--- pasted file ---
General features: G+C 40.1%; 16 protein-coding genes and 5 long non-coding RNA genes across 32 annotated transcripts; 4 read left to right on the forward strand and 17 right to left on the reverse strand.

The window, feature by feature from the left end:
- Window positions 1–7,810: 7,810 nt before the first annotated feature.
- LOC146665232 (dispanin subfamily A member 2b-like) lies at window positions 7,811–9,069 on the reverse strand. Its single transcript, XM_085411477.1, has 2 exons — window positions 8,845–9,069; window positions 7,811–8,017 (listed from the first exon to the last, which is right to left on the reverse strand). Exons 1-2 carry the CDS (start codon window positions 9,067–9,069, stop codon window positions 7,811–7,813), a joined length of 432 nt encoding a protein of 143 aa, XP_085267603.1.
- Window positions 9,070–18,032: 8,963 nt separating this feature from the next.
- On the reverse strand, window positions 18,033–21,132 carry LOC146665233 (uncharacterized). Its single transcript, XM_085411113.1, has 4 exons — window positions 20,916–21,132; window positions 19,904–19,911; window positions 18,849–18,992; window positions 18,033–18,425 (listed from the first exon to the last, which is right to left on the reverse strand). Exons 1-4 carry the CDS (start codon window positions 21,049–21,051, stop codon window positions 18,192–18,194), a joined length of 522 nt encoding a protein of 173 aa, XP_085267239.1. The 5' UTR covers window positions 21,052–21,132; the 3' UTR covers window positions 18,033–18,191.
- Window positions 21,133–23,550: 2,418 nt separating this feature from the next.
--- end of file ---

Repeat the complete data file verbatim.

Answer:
General features: G+C 40.1%; 16 protein-coding genes and 5 long non-coding RNA genes across 32 annotated transcripts; 4 read left to right on the forward strand and 17 right to left on the reverse strand.

The window, feature by feature from the left end:
- Window positions 1–7,810: 7,810 nt before the first annotated feature.
- LOC146665232 (dispanin subfamily A member 2b-like) lies at window positions 7,811–9,069 on the reverse strand. Its single transcript, XM_085411477.1, has 2 exons — window positions 8,845–9,069; window positions 7,811–8,017 (listed from the first exon to the last, which is right to left on the reverse strand). Exons 1-2 carry the CDS (start codon window positions 9,067–9,069, stop codon window positions 7,811–7,813), a joined length of 432 nt encoding a protein of 143 aa, XP_085267603.1.
- Window positions 9,070–18,032: 8,963 nt separating this feature from the next.
- On the reverse strand, window positions 18,033–21,132 carry LOC146665233 (uncharacterized). Its single transcript, XM_085411113.1, has 4 exons — window positions 20,916–21,132; window positions 19,904–19,911; window positions 18,849–18,992; window positions 18,033–18,425 (listed from the first exon to the last, which is right to left on the reverse strand). Exons 1-4 carry the CDS (start codon window positions 21,049–21,051, stop codon window positions 18,192–18,194), a joined length of 522 nt encoding a protein of 173 aa, XP_085267239.1. The 5' UTR covers window positions 21,052–21,132; the 3' UTR covers window positions 18,033–18,191.
- Window positions 21,133–23,550: 2,418 nt separating this feature from the next.